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Old 07-07-2006, 06:38 AM   #1  
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Default For the love of Flying

To me the idea that a career as an airline pilot should pursued simply for the "love of flying" seems absurd and short sighted. We all love flying but the price for entry is so high that it demands a significant return in trade to be rationally considered as a viable form of employment. If we have reached a point where the best that most can hope for it to earn as much as a UPS delivery man as a regional pilot then the entire endeavor is ludacris. Become a ski instructor or surf bum for the "love" of it. They don't have a ten year and 150K price tag for entry. I think that it is essential that those evaluating the career should measure the income potential against the costs. If they did then perhaps we would have a lot fewer unemployed pilots around.

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Old 07-07-2006, 07:10 AM   #2  
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I think "for the love of flying" applies to some people. You have to recognize that some folks out there are trust fund babies and have had things handed to them on a platter. Not mentioning any names but I know folks from CAPT that had their entire tuition PAID IN FULL and their COST OF LIVING paid in full. And to add to the silver platter, they have significant others that work and make good money. At the end of the day, you got these pilots that see $18K for that first year as a non issue. They don't have to worry about paying bills or eating like crap to save money. So in essence, they're doing it because of their love of flying.

For the rest of us who had to beg, borrow, steal, and murder to get the money to enter the industry, yeah, that whole love of flying also applies. Why else would we beg, borrow, steal, and murder to get the money to get into flying if we don't love it?

The fundamental absurdity is paying a tremendous amount of money to make a tremendously low salary. You can make six figures driving a truck, or you can become a cop, do next to nothing (not to say all cops do this), and be guaranteed a great salary and a guaranteed pension. I know cops on Long Island that makes six figures, have days off, do next to nothing (because animal crime is low on the island vs. city), and they are guaranteed a sick pension plan after 20 years (you can do more years if you want).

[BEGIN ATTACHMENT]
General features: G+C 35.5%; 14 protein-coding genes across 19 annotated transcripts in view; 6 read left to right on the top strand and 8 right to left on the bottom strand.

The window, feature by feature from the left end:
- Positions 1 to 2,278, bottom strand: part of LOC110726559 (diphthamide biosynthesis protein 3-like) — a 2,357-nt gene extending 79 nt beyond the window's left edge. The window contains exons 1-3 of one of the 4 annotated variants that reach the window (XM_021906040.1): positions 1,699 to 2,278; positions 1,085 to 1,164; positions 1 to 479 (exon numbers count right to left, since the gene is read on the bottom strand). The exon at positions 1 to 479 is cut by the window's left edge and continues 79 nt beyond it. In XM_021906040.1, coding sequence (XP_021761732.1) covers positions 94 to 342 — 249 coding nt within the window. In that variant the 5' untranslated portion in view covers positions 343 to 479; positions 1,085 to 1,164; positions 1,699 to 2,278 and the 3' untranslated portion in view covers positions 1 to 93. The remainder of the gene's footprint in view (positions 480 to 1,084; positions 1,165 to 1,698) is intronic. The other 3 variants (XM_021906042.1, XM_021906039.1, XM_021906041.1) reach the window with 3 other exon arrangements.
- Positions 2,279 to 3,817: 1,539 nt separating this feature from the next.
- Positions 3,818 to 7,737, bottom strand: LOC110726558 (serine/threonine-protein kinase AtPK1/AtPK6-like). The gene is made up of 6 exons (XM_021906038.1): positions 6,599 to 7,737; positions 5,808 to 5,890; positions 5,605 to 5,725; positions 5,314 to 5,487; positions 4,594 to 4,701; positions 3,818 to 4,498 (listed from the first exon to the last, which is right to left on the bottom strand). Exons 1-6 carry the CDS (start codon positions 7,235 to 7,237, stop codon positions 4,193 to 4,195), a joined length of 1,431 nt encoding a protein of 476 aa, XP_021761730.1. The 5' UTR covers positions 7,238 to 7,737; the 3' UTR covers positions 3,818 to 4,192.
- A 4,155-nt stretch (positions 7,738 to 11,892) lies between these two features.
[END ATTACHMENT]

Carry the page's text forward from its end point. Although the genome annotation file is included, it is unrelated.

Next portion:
So if it isn't for the love of flying, I don't know why anyone would want to do this. It certainly isn't for the money. Not unless you make it into the majors or cargo.
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Old 07-07-2006, 08:23 AM   #3  
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Default True

Quote:
Originally Posted by Flying Ninja
I think "for the love of flying" applies to some people. You have to recognize that some folks out there are trust fund babies and have had things handed to them on a platter. Not mentioning any names but I know folks from CAPT that had their entire tuition PAID IN FULL and their COST OF LIVING paid in full. And to add to the silver platter, they have significant others that work and make good money. At the end of the day, you got these pilots that see $18K for that first year as a non issue. They don't have to worry about paying bills or eating like crap to save money. So in essence, they're doing it because of their love of flying.